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I was sadly reminded of the general inefficacy of, in particular, US aid.

Book Review: The Central Liberal Truth: How Politics Can Change a Culture and Save it From Itself by Lawrence E. Harrison

Around a decade ago, I was in Bangkok, working in the international aid community, specifically in women’s issues. About this time, the World Bank and International Monetary Fund had suddenly discovered these “women’s issues”. “Gosh,” their experts exclaimed, “if you give the money to women rather than men it gets used better. Wow, micro-loan schemes really work.” Etc, etc… I remember sitting in a committee room in the main UN building with an anthropologist specialising in women’s issues, both trying not to roll our eyes, and not succeeding. Reading The Central Liberal Truth: How Politics Can Change A Culture and Save It From Itself, by Lawrence E. Harrison, I was reminded of that moment.

I was attracted by the book’s central thesis, with which I profoundly agree, that “culture matters”, that unless you address specific social attitudes to say girl children, all the money in the world injected into poor communities won’t ensure that they are properly fed. The author too, is a man who should have interesting things to say about development, as the former director of USAID missions in five Latin American countries between 1965 and 1981.

But after reading this book, I was sadly reminded of the general inefficacy of, in particular, US aid. I haven’t been able to find Harrison’s original academic background, but there’s no doubt that where he’s coming from here, institutionally and in thought, is economics. Decades after everyone else came to this conclusion, the field has finally realised that producing a lot of equations about development based on how you think a whole lot of “rational men” (yes, they always said “men”) who looked an awful lot like themselves, was producing curiously inaccurate results.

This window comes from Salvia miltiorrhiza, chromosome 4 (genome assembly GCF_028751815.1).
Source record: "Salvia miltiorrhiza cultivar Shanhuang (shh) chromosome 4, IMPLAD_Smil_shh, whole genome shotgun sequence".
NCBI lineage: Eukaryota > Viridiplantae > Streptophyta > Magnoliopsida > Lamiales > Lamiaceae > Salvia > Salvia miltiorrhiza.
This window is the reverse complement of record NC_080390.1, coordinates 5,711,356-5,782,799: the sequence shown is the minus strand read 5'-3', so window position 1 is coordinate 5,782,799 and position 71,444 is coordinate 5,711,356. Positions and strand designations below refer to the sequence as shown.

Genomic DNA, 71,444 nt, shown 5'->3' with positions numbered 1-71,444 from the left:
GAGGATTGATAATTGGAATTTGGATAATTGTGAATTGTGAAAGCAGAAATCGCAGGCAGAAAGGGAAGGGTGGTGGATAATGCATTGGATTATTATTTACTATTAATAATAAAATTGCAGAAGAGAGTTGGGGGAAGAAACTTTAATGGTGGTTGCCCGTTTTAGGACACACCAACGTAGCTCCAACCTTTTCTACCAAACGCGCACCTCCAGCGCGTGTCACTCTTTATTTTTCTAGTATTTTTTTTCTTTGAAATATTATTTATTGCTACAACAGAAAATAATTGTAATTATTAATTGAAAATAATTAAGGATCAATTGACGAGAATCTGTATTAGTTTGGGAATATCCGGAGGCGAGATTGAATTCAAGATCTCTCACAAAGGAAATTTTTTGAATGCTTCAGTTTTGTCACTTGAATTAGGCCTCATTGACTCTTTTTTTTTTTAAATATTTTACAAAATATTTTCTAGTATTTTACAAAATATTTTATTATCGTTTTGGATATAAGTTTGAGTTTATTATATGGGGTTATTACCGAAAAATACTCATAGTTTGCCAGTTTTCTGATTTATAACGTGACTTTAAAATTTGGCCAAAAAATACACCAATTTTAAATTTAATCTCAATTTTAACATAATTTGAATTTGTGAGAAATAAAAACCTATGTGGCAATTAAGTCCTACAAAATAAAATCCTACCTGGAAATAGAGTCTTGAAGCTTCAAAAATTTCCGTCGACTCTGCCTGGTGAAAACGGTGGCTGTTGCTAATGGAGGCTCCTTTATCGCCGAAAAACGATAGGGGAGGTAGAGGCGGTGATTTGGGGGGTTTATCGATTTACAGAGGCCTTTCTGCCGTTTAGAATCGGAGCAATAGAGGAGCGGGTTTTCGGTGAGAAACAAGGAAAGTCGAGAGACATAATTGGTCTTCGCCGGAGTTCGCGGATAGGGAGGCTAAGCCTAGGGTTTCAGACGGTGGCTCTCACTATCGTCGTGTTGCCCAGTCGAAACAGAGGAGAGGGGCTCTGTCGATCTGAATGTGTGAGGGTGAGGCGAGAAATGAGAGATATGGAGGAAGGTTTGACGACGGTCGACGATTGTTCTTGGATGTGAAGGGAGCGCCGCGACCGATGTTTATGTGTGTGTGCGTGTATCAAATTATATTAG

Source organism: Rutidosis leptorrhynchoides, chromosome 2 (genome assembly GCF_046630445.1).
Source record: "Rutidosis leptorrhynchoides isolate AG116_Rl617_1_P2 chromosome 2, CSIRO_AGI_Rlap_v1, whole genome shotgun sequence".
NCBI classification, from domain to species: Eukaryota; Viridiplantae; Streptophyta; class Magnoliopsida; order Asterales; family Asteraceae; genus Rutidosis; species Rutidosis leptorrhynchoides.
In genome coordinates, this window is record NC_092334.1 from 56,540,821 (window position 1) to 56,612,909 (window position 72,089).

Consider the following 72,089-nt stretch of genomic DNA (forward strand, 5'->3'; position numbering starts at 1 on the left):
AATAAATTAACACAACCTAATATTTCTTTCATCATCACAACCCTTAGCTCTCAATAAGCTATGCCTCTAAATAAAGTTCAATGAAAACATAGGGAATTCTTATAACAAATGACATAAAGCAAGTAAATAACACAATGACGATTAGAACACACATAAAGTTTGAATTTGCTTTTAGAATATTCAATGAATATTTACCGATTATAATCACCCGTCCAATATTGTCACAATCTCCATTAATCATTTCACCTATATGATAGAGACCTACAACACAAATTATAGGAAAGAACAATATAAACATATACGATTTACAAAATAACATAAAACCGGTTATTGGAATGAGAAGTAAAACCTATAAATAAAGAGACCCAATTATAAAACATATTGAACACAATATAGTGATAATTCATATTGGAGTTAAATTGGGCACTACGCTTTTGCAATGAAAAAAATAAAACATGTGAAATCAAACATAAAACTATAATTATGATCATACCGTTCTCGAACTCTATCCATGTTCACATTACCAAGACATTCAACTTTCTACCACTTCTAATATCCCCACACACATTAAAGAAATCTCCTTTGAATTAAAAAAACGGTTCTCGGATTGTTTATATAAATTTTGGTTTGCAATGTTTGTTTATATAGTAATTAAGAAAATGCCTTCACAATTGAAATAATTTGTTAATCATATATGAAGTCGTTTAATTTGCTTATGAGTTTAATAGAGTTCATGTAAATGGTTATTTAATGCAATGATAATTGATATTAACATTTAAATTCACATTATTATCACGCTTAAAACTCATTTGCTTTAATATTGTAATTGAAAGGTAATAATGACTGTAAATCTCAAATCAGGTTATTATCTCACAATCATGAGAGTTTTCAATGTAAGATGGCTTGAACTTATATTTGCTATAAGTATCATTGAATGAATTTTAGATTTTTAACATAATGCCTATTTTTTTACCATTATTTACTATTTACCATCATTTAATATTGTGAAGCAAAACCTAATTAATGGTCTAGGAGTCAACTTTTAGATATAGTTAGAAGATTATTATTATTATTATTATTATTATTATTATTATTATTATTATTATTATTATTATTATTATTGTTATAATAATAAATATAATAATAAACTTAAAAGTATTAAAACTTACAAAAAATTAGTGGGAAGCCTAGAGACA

So now it has discovered culture. That’s a good thing. Now, however, I fear the economists are going to have to learn that applying the same simplistic methodology to human behaviour as they used to apply to economic figures will not be effective.

It is hard to credit just how simplistic this book gets. It is, for example, sure it has found the answer to the problem of making cultural change happen: “What is necessary is an all-out, coordinated program that involves child rearing, religion and religious reform, education and education reform, the media, civic groups, and above all, strong political leadership committed to the democratic-capitalist model.”

Right, that’s that solved then.

It has found that there are obstacles to development in Islam, Roman Catholicism, Orthodox Christianity, Hinduism, Buddhism and animism (being particularly nasty about voodoo). Right, so they’re all going to have to change then. Simple. Confucianism Judaism and Protestantism will confront some problems from being too successful, Harrison suggests, but still everyone else should copy them to get to that point.

How are these conclusions arrived at? Well by such complex analysis as Haiti being evidence of “a realization of the Malthusian prediction – that population tends to increase at a faster rate than its means of subsistence and that unless it is checked by moral restraint or disaster widespread poverty and degradation inevitably result”. Malthus might still be useful for newspaper columnists for rhetorical purposes, but his use in serious academic study disappeared – or should have disappeared – some decades ago.